This same process seems to be at work in many regulations where it is not immediately obvious. There is, for example (22:13–21), the case of the man who comes to hate his wife, and defames her with the charge that she was not a virgin when they married. Such defamation of character is fatal not only to marriages, but to the community as a whole. Think of children whose parentage and standing is suddenly rendered uncertain. Distrust would quickly spread from the marriage bed—and marriage contracts—to every other sort of union. The very next statutes concern adultery, an “evil in Israel” or any other society. Another law: if a man has two wives, one loved by him and the other not, his inheritance must go to the firstborn even if he is the son of the unloved wife. Affection is fickle and unpredictable. The social system requires order and transparency. Neighbors cannot always tell which wife is more beloved by her husband, but they will know which child came first, and plan accordingly. Even the awful law pertaining to the “wayward and defiant son,” which the rabbis couched in so many conditions as to make it virtually impossible to apply (21:18–21), seems designed in part to demonstrate that family rebellion threatens the community as a whole, and must be dealt with collectively. The parents declare the son’s crimes to the elders, and he is killed by the entire town. “Thus you will sweep out evil from your midst; all Israel will hear [or: obey] and be afraid.”

The point, once again, is what all of Israel will do as one. Earlier sections of the Torah stressed the need for the children of Israel to maintain ritual purity in their wilderness encampment, because God dwelt among them. Deuteronomy is concerned with purity in the Israelite army as it goes into battle, the Ark of the Covenant in the lead, and with purity, ritual, and moral in the Land of Israel. Over and over (see, for example, 23:2–8), the Torah talks about who may be a part of the “congregation of the Lord.” It is one thing to maintain ritual purity in the wilderness, where the children of Israel are pictured as surrounded by no one and nothing. A man who is impure simply goes out of the camp until sunset, washes, and reenters. There is nothing out there to worry about—because there is nothing out there.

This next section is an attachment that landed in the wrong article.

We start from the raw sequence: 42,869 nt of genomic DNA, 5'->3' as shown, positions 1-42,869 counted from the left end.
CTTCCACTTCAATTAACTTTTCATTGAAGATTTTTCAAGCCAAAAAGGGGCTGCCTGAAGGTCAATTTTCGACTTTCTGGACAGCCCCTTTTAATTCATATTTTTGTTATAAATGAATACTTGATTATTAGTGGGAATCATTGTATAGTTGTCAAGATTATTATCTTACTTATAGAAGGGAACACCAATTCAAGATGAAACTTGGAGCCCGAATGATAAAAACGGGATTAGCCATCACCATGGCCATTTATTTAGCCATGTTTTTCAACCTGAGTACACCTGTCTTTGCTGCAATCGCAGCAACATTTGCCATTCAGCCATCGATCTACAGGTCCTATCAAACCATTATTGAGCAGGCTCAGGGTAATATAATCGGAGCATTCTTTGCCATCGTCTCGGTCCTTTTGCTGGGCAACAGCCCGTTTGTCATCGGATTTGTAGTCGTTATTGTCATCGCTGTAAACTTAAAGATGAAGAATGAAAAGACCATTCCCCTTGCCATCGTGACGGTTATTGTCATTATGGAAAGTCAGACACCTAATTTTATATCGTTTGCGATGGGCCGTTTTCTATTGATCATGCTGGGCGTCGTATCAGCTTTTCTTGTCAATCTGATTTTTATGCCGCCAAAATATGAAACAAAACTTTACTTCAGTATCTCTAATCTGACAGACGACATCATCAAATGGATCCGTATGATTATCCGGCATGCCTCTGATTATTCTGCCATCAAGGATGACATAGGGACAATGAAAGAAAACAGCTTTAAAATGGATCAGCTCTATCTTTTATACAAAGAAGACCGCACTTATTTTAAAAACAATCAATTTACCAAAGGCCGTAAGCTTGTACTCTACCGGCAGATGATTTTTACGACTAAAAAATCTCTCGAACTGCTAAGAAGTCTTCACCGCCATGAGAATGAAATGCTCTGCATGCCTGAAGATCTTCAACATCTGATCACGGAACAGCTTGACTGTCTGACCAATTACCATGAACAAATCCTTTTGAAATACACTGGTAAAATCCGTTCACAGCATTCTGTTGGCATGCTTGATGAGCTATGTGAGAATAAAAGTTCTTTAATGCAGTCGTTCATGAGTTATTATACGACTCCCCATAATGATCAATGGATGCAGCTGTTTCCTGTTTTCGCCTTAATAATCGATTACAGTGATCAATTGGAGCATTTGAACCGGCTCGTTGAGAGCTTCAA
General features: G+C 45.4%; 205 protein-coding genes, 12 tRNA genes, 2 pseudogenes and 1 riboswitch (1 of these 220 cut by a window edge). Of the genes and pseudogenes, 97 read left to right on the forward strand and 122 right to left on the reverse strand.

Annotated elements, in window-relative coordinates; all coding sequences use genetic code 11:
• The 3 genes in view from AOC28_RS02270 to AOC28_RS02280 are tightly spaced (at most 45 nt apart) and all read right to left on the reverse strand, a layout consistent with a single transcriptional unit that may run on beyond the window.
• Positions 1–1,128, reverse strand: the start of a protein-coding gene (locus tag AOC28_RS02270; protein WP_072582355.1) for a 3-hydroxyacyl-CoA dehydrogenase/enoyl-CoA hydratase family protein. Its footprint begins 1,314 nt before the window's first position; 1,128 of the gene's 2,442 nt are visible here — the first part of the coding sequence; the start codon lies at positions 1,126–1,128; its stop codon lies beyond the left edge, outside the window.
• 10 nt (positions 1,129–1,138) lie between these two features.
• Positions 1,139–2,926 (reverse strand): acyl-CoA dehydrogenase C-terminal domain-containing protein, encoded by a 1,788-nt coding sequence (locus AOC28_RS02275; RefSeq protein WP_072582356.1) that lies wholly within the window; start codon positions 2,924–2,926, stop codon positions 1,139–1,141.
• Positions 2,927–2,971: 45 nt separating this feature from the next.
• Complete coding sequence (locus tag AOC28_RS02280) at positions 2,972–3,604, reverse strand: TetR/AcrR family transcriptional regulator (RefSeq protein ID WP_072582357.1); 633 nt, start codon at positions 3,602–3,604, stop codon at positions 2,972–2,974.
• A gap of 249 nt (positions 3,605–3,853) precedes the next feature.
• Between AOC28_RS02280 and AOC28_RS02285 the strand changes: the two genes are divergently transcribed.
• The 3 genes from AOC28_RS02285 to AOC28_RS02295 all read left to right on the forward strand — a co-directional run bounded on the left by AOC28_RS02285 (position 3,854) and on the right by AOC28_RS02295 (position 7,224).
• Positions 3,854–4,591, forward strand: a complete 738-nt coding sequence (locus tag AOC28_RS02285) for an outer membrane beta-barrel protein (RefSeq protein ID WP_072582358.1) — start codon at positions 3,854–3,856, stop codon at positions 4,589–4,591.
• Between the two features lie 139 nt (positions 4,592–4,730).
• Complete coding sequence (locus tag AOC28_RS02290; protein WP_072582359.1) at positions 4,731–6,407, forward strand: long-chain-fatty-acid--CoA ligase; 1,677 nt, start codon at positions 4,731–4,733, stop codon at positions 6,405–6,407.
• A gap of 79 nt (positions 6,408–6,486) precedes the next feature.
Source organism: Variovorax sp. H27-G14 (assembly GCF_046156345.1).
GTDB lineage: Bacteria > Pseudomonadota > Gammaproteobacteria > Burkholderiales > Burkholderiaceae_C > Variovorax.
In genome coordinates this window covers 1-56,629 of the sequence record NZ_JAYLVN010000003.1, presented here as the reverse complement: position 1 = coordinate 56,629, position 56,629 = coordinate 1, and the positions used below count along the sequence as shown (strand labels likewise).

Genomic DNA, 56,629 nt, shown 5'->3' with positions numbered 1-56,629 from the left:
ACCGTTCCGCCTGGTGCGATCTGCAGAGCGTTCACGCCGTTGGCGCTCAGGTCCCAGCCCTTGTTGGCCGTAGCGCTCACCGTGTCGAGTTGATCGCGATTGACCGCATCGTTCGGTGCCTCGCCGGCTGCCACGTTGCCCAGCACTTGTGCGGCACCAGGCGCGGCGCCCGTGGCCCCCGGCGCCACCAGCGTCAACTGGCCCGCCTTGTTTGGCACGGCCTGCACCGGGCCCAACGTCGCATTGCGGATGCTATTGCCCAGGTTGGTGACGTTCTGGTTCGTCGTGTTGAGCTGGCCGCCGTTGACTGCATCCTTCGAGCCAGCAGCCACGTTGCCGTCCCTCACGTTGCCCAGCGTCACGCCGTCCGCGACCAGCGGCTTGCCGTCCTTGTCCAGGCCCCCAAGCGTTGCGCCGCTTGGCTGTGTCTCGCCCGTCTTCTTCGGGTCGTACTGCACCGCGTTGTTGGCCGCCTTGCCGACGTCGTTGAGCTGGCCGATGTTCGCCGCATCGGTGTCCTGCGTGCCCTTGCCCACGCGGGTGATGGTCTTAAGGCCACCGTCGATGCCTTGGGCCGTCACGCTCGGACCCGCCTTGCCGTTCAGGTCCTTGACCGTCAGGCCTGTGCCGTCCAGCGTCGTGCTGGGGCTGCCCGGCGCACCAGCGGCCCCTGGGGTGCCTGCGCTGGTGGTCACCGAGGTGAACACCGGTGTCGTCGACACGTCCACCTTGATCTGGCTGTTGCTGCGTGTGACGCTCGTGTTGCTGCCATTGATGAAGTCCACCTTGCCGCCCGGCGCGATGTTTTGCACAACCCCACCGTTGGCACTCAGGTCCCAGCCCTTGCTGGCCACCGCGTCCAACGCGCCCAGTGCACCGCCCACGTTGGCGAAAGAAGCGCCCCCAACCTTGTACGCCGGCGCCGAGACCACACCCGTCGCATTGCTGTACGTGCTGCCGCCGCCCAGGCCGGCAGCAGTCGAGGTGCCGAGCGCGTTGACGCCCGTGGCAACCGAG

The Land of Canaan is another matter entirely. It is full of Canaanites, meaning customs, cultures, gods, altars, temptations. Deuteronomy is all too aware of how fragile Israelite religion is—a new thing under the sun, the only religion of its kind, devoted to a God who cannot be seen or even imaged. It wants to make sure that the things Israelites see and do every day are utterly distinctive, whether ritual or commercial, private or public. No cult prostitutes in its community. No dishonest weights or measures in its marketplace. Protection of the rights of the stranger and the fatherless. And all the rest.

The Torah tries at times to soften the brutal rules of warfare that are a feature of the ancient world (and of the contemporary world). One senses a certain desperation in Deuteronomy’s unceasing warnings against adopting the customs of other nations and its comprehensive effort to render Israelite society distinct from that of its neighbors. We who are familiar with the phenomenon and price of assimilation cannot avoid reflecting on how, why, and in what ways it is important for Jews to be different, and what price we are prepared to pay for that difference. We who have witnessed and taken part in the reentry of Jews into the Promised Land and the reestablishment of a Jewish nation-state there know what is at stake in Jewish observance, Jewish faith, economic justice, fair treatment of the poor and the stranger, and all the other policies to which Ki Tetzei insists we pay attention.